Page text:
“This shock-resistant collar had become encrusted in his neck:” The veterinarian describes a dog on board by Off Leash K9 Training

A Johnson City vet said she treated a dog who suffered from shock collar injuries while on board at the Off Leash K9 training facility.

Dr Dana Still, who practices at the Veterinary Medical Center, said it was the summer of 2016 when Blue’s owner brought him in with concerns about his eyes. Blue, a Great Dane, was about 11 months old at the time and had been in the facility for about three weeks.

Still said Blue’s eyes were bright red and itchy and he was suffering from conjunctivitis. She discovered more details when she removed her necklace.

“The coach picked up Blue from our clinic for a week,” Still said. “The owner was also there and he was aware of the dog’s previous condition. I made it a point to speak with the trainer in the lobby.

Still provided News Channel 11 with more details on the results of Blue’s time with the trainer.

“Her neck was so edematous and swollen above (her collar) that I took off her normal collar and you could tell where that shock collar had sunk into her neck, leaving little claw marks,” he said. Still said. I said to the owner, “This is from the shock collar,” it was so tight around her neck and, I guess, left there the entire time, that it damaged her skin and eyes.

She said Blue also suffered from anxiety after the incident, to the point that he suffered from severe diarrhea every time he went to the vet.

“I told him (to the trainer) that there was no excuse he had been in this state and that he was not the same happy dog ​​he had been in the past.” , Still said. “The coach got absolutely no response and took Blue out the door.”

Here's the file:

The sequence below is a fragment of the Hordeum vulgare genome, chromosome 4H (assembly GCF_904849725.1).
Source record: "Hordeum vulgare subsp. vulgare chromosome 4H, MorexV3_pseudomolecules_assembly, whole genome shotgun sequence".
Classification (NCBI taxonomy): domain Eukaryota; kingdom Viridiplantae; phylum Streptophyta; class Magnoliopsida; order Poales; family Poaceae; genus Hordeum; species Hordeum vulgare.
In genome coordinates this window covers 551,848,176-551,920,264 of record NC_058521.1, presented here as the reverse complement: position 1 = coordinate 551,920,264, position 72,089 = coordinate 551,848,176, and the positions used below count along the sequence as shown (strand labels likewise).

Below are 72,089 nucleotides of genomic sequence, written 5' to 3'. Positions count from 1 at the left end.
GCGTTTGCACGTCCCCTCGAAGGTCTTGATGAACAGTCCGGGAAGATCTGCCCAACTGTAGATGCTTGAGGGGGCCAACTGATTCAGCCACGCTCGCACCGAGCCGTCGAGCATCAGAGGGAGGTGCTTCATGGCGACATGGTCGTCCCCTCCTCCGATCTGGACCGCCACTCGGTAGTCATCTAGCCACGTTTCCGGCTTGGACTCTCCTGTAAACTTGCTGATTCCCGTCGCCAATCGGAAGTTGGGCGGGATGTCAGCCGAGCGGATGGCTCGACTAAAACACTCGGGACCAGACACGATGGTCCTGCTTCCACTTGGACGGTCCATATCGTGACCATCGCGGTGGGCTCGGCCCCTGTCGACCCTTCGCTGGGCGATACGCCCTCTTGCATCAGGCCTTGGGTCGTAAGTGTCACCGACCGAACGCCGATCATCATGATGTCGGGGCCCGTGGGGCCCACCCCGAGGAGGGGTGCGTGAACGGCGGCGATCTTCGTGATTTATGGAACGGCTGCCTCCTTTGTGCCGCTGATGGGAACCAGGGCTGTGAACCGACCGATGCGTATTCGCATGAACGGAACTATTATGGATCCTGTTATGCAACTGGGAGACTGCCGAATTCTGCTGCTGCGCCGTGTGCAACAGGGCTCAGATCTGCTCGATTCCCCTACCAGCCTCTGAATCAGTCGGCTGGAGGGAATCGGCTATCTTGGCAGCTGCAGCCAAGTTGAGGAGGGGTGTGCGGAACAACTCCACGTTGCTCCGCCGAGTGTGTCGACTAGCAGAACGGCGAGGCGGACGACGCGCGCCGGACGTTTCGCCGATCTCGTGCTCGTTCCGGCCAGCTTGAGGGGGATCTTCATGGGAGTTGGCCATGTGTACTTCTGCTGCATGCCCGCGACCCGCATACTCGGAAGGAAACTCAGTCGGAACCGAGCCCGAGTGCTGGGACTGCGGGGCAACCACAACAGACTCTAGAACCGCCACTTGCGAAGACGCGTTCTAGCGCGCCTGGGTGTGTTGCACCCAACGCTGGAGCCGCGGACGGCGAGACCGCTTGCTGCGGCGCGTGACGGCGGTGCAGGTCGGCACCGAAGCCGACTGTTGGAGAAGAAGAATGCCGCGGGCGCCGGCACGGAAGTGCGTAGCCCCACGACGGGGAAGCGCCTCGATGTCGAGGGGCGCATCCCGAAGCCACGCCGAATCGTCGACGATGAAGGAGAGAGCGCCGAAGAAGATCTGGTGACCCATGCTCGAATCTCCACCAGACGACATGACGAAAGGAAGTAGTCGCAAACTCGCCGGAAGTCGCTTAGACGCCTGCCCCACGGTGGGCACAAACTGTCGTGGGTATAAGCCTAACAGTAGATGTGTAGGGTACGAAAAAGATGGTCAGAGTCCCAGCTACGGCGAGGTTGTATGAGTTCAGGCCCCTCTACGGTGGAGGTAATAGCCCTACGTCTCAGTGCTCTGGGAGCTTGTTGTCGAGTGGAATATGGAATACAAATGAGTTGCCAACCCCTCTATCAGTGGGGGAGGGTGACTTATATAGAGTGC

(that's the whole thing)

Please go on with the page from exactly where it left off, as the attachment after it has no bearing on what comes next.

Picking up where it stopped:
Always added that Blue had been coming to his office since he was a puppy and was always friendly with the staff.

“He was a different dog, it took a while for her to relax again and be her old self, which is sad because everyone noticed the huge difference,” she said.

Almost three years after Blue left the facility, another dog, an 8 month old miniature bull terrier named Dallas, starved to death at the facility.

The dog’s death led to the arrest of Randi LaFerney, the owner of the facility, and a trainer, Andrew Hunigan. The couple face animal cruelty charges.

LaFerney released a statement earlier today on the animal abuse charges, stating: “The first time I laid eyes on Dallas other than his puppy consultation in December was on May 2 after receiving a heartbreaking call that he was dead. ”

Read the full statement here.

Shock collars are sometimes used in training to get a dog’s attention, but Still said they need to be used with care.

“If you use a shock collar, put it on yourself and see what level you set it on,” she said. “If you’re going to put it on a 10 and put it around a dog’s neck, see how much you shock him.”

(This story has been edited to reflect comments from Always Responding to Trainer)

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